EDITING

Ask Our Editors: Brand Names

May 21, 2019

Ask Our Editors: Brand Names

Q: What's the word on brand names, company names, products, and the like that are technically written in all caps, such as CHEETOS, LEGO, or HISTORY [channel]? These seem like such a nightmare visually ... I usually just initial cap them for readability, but is there more background information on such trademarked names you could share with us? Thanks!

A: The Chicago Manual of Style doesn’t offer a ton of instruction on brand names. There is a ruling on names that appear in all lowercase letters (you should initial cap them for readability; that is, write "Adidas" instead of "adidas"). And there is a ruling on names that contain internal caps, such as "iPad" (retain that style even at the start of a sentence).

There's also the easily parodied suggestion to use generic terms rather than brand or trademarked names. But substituting “image-editing software” for “Photoshop” or “heat-resistant glassware” for “Pyrex” (as Chicago so kindly suggests) seems, well, GOOFY.

To confound things further, CMoS's sixteenth edition (section 8.68) says it’s OK to initial cap corporate names, while the seventeenth edition (section 8.69) says we should "respect" a company's preferences for all caps. In short—the sixteenth advises "Rand Corporation," and the seventeenth advises "RAND Corporation."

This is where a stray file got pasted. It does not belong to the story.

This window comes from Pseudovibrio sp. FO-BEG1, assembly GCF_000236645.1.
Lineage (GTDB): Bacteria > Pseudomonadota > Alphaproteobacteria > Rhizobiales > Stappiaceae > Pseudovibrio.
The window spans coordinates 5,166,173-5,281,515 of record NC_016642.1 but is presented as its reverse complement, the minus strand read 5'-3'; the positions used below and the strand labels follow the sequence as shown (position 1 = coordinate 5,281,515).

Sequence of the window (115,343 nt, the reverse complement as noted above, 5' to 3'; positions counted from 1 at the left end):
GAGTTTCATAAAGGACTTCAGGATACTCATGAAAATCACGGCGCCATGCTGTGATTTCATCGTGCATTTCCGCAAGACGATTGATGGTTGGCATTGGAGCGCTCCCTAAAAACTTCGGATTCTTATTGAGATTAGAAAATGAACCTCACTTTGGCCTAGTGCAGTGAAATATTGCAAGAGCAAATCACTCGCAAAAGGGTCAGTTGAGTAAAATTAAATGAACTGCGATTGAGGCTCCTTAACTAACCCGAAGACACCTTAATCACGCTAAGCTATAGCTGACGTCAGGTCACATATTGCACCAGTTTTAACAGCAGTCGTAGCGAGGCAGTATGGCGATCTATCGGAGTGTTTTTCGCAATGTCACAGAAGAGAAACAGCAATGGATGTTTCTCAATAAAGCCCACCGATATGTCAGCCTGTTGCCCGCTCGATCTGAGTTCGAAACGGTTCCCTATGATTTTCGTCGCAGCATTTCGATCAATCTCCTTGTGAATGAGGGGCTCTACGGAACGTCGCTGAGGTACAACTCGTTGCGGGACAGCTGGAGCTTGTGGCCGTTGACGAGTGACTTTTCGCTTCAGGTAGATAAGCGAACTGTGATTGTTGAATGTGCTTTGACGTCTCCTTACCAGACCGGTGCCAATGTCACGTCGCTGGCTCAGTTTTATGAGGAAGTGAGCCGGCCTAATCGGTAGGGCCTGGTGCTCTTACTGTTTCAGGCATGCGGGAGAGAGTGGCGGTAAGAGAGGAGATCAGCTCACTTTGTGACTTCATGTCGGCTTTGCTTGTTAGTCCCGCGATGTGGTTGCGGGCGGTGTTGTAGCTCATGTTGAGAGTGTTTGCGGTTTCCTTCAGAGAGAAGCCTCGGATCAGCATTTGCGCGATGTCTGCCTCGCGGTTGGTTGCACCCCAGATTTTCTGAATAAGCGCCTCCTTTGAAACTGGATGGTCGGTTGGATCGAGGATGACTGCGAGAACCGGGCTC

What we recommend is that you check the company’s website—especially copyright info and press releases—to see how they treat their name in general contexts. For example, Lego always treats the brand as "LEGO" in their press releases, but Frito-Lay spells "Cheetos" with an initial capital only. So the correct styles would be "LEGO" and "Cheetos." (Or you could follow the generic-term rule and change "LEGOs" to "colorful plastic bricks that hurt like hell when you step on them.")

It's also important to keep genre in mind. Nonfiction titles, especially business books or books that reference corporate materials in footnotes or endnotes, will require more diligence (and possibly even the use of trademark symbols). But it seems a little silly (and shouty) for a detective in a potboiler to say, "It appears our perp spent a few years working at RAND Corporation."

 

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